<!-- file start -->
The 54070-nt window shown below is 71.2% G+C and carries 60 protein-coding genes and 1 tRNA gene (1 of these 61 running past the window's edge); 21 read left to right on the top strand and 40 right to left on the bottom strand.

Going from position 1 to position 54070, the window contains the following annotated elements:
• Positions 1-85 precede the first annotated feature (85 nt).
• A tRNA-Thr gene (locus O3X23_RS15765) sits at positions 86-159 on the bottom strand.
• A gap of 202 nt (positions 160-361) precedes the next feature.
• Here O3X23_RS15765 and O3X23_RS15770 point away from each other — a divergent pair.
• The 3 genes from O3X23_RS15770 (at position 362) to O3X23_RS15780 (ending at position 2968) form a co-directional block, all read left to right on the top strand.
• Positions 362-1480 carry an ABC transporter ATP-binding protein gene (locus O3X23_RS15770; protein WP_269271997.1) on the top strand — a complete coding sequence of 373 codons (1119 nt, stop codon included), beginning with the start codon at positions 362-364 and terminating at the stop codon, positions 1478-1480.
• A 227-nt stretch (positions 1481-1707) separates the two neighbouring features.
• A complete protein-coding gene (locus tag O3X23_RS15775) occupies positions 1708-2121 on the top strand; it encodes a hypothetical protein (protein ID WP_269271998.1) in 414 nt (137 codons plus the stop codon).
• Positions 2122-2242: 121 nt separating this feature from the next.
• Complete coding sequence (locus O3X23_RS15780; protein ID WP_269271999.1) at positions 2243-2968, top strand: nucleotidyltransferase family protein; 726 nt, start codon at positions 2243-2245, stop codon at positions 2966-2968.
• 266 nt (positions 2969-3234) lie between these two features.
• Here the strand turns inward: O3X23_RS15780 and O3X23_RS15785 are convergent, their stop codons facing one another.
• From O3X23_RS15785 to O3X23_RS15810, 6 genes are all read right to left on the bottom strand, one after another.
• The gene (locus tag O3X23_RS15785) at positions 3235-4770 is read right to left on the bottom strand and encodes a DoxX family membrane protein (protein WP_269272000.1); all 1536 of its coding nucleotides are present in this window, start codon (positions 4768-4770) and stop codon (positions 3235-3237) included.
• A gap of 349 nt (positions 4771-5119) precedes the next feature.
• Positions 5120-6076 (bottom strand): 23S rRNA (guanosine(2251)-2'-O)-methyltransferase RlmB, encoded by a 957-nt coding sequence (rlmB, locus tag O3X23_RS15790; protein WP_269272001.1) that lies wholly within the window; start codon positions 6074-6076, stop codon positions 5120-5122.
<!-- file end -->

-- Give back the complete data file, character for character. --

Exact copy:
The 54070-nt window shown below is 71.2% G+C and carries 60 protein-coding genes and 1 tRNA gene (1 of these 61 running past the window's edge); 21 read left to right on the top strand and 40 right to left on the bottom strand.

Going from position 1 to position 54070, the window contains the following annotated elements:
• Positions 1-85 precede the first annotated feature (85 nt).
• A tRNA-Thr gene (locus O3X23_RS15765) sits at positions 86-159 on the bottom strand.
• A gap of 202 nt (positions 160-361) precedes the next feature.
• Here O3X23_RS15765 and O3X23_RS15770 point away from each other — a divergent pair.
• The 3 genes from O3X23_RS15770 (at position 362) to O3X23_RS15780 (ending at position 2968) form a co-directional block, all read left to right on the top strand.
• Positions 362-1480 carry an ABC transporter ATP-binding protein gene (locus O3X23_RS15770; protein WP_269271997.1) on the top strand — a complete coding sequence of 373 codons (1119 nt, stop codon included), beginning with the start codon at positions 362-364 and terminating at the stop codon, positions 1478-1480.
• A 227-nt stretch (positions 1481-1707) separates the two neighbouring features.
• A complete protein-coding gene (locus tag O3X23_RS15775) occupies positions 1708-2121 on the top strand; it encodes a hypothetical protein (protein ID WP_269271998.1) in 414 nt (137 codons plus the stop codon).
• Positions 2122-2242: 121 nt separating this feature from the next.
• Complete coding sequence (locus O3X23_RS15780; protein ID WP_269271999.1) at positions 2243-2968, top strand: nucleotidyltransferase family protein; 726 nt, start codon at positions 2243-2245, stop codon at positions 2966-2968.
• 266 nt (positions 2969-3234) lie between these two features.
• Here the strand turns inward: O3X23_RS15780 and O3X23_RS15785 are convergent, their stop codons facing one another.
• From O3X23_RS15785 to O3X23_RS15810, 6 genes are all read right to left on the bottom strand, one after another.
• The gene (locus tag O3X23_RS15785) at positions 3235-4770 is read right to left on the bottom strand and encodes a DoxX family membrane protein (protein WP_269272000.1); all 1536 of its coding nucleotides are present in this window, start codon (positions 4768-4770) and stop codon (positions 3235-3237) included.
• A gap of 349 nt (positions 4771-5119) precedes the next feature.
• Positions 5120-6076 (bottom strand): 23S rRNA (guanosine(2251)-2'-O)-methyltransferase RlmB, encoded by a 957-nt coding sequence (rlmB, locus tag O3X23_RS15790; protein WP_269272001.1) that lies wholly within the window; start codon positions 6074-6076, stop codon positions 5120-5122.